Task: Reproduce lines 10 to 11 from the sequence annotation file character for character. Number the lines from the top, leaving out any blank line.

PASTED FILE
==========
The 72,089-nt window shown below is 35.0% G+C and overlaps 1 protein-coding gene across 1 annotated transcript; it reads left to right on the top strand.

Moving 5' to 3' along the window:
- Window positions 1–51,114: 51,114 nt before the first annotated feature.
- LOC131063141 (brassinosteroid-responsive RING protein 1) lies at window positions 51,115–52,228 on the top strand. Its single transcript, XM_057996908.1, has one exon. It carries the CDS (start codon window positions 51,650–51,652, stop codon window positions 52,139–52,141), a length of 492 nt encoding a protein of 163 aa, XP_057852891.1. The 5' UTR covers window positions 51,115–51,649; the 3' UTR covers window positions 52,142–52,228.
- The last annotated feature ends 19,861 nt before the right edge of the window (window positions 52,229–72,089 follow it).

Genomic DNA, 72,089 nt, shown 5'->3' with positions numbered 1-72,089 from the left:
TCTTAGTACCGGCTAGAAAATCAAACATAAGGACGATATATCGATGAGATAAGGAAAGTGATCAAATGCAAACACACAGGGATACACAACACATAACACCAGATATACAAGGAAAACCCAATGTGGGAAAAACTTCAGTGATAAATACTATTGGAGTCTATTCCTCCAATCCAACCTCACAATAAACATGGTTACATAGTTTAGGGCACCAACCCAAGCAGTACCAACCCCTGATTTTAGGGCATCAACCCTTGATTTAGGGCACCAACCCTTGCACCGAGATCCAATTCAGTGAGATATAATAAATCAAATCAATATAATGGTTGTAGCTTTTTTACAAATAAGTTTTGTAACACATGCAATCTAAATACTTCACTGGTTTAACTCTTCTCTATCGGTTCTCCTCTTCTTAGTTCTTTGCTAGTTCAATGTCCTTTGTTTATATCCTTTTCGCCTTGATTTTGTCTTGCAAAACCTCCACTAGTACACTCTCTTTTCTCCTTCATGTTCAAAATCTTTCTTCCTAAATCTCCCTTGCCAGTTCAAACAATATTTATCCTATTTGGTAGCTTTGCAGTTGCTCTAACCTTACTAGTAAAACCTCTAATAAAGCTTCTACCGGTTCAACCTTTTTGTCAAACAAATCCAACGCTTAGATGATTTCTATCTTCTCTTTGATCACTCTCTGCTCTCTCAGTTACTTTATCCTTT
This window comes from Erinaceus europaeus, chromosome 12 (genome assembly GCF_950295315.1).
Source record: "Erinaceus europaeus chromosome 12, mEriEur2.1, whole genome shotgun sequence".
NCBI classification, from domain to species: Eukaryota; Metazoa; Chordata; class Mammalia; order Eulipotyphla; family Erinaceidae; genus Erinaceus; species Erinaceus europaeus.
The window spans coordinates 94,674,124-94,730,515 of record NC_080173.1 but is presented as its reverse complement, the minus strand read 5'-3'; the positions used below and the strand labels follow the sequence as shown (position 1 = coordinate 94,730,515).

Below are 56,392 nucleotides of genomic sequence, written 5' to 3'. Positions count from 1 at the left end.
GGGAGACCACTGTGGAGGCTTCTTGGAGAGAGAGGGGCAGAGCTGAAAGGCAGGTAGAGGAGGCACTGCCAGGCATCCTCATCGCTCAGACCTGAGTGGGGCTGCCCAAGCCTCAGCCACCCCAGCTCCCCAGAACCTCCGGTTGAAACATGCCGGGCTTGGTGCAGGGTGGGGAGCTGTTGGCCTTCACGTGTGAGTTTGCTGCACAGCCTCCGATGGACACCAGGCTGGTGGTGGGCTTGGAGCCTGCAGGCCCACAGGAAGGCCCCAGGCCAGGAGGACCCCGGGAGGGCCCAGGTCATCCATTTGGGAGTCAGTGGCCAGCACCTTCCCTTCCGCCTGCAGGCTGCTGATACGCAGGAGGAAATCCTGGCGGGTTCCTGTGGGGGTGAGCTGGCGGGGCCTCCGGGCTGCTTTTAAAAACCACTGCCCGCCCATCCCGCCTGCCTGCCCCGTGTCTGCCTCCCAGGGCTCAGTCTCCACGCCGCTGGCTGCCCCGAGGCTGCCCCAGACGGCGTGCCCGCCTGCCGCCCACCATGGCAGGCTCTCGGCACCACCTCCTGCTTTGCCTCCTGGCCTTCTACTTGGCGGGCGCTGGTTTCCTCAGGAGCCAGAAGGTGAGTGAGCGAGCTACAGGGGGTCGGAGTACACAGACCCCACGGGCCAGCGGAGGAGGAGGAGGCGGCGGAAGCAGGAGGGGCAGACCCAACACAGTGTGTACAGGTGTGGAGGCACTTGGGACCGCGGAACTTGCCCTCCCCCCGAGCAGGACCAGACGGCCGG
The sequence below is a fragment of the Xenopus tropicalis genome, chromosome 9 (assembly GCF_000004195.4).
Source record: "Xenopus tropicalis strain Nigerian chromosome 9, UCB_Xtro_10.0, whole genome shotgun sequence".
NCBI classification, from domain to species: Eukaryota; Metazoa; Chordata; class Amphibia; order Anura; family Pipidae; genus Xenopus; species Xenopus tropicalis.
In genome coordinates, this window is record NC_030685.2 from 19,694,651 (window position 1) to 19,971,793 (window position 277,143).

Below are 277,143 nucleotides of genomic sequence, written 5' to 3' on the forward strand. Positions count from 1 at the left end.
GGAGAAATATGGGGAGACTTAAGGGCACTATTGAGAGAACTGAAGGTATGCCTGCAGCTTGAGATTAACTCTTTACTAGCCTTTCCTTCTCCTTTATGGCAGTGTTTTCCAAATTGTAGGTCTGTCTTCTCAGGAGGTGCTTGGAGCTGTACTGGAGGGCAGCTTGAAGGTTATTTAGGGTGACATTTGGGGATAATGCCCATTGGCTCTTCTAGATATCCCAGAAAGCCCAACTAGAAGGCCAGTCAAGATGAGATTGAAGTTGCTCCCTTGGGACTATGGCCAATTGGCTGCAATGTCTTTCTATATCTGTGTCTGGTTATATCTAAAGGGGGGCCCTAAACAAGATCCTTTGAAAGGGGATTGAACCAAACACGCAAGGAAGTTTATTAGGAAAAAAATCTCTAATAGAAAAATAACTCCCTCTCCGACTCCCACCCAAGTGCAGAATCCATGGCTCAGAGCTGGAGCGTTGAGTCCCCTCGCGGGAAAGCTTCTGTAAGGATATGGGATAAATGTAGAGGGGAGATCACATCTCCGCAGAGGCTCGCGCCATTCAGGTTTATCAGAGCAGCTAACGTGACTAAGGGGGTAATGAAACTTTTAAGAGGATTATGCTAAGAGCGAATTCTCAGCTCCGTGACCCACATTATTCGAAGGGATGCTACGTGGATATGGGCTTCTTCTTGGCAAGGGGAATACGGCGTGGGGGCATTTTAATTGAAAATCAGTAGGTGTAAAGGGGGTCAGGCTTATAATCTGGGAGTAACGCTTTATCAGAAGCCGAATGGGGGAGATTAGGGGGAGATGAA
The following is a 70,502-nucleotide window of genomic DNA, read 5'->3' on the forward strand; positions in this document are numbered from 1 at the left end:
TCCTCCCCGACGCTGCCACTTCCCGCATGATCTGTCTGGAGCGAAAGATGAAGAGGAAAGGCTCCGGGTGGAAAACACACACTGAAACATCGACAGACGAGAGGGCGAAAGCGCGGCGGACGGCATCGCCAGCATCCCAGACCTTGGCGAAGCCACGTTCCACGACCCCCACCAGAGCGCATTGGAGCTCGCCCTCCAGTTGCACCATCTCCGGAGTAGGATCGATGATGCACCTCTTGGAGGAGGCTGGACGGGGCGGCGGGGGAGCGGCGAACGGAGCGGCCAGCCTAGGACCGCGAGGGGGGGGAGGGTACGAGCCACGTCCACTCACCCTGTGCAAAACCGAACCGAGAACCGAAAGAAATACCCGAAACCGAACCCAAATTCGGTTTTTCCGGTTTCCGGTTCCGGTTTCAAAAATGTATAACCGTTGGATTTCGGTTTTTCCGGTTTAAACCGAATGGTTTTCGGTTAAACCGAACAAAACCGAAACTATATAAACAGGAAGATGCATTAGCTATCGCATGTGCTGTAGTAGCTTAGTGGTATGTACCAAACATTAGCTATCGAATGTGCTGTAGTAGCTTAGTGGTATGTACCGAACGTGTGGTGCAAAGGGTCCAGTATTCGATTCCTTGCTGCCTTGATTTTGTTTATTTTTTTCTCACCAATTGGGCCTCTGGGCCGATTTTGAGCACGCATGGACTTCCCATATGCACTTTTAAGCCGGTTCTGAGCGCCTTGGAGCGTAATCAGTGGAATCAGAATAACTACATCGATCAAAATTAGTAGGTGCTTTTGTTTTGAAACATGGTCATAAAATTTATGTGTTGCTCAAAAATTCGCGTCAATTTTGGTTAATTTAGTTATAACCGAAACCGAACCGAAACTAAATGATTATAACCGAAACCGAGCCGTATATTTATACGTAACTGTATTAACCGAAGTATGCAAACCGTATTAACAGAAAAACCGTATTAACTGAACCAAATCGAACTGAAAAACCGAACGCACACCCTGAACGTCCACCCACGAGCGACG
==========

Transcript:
NCBI classification, from domain to species: Eukaryota; Metazoa; Chordata; class Mammalia; order Eulipotyphla; family Erinaceidae; genus Erinaceus; species Erinaceus europaeus.
The window spans coordinates 94,674,124-94,730,515 of record NC_080173.1 but is presented as its reverse complement, the minus strand read 5'-3'; the positions used below and the strand labels follow the sequence as shown (position 1 = coordinate 94,730,515).